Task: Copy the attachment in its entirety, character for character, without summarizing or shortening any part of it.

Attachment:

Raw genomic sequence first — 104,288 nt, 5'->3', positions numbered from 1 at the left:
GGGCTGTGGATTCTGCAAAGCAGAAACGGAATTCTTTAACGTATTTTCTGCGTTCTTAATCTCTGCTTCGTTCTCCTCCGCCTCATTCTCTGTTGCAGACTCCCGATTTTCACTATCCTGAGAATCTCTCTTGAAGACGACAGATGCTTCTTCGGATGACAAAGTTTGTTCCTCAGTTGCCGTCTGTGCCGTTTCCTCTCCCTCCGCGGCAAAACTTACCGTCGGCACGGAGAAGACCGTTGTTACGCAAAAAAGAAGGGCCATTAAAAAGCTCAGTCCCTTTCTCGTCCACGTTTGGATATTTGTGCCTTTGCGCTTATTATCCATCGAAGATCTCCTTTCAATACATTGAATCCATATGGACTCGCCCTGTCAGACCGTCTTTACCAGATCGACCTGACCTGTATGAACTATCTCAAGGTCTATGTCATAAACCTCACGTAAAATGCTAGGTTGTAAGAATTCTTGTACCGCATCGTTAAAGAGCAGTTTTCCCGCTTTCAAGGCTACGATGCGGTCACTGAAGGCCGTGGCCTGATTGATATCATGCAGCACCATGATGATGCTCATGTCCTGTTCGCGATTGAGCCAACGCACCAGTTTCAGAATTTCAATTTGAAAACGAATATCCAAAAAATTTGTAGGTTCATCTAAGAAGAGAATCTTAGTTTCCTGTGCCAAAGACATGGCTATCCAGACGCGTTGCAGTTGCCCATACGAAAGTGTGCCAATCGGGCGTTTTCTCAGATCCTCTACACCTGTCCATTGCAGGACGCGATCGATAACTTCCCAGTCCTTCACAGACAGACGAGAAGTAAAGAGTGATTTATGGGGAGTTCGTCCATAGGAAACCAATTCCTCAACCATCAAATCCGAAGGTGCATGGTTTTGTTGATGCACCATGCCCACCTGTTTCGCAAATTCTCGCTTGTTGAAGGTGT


Raw genomic sequence first — 104,288 nt, 5'->3', positions numbered from 1 at the left:
GGGCTGTGGATTCTGCAAAGCAGAAACGGAATTCTTTAACGTATTTTCTGCGTTCTTAATCTCTGCTTCGTTCTCCTCCGCCTCATTCTCTGTTGCAGACTCCCGATTTTCACTATCCTGAGAATCTCTCTTGAAGACGACAGATGCTTCTTCGGATGACAAAGTTTGTTCCTCAGTTGCCGTCTGTGCCGTTTCCTCTCCCTCCGCGGCAAAACTTACCGTCGGCACGGAGAAGACCGTTGTTACGCAAAAAAGAAGGGCCATTAAAAAGCTCAGTCCCTTTCTCGTCCACGTTTGGATATTTGTGCCTTTGCGCTTATTATCCATCGAAGATCTCCTTTCAATACATTGAATCCATATGGACTCGCCCTGTCAGACCGTCTTTACCAGATCGACCTGACCTGTATGAACTATCTCAAGGTCTATGTCATAAACCTCACGTAAAATGCTAGGTTGTAAGAATTCTTGTACCGCATCGTTAAAGAGCAGTTTTCCCGCTTTCAAGGCTACGATGCGGTCACTGAAGGCCGTGGCCTGATTGATATCATGCAGCACCATGATGATGCTCATGTCCTGTTCGCGATTGAGCCAACGCACCAGTTTCAGAATTTCAATTTGAAAACGAATATCCAAAAAATTTGTAGGTTCATCTAAGAAGAGAATCTTAGTTTCCTGTGCCAAAGACATGGCTATCCAGACGCGTTGCAGTTGCCCATACGAAAGTGTGCCAATCGGGCGTTTTCTCAGATCCTCTACACCTGTCCATTGCAGGACGCGATCGATAACTTCCCAGTCCTTCACAGACAGACGAGAAGTAAAGAGTGATTTATGGGGAGTTCGTCCATAGGAAACCAATTCCTCAACCATCAAATCCGAAGGTGCATGGTTTTGTTGATGCACCATGCCCACCTGTTTCGCAAATTCTCGCTTGTTGAAGGTGT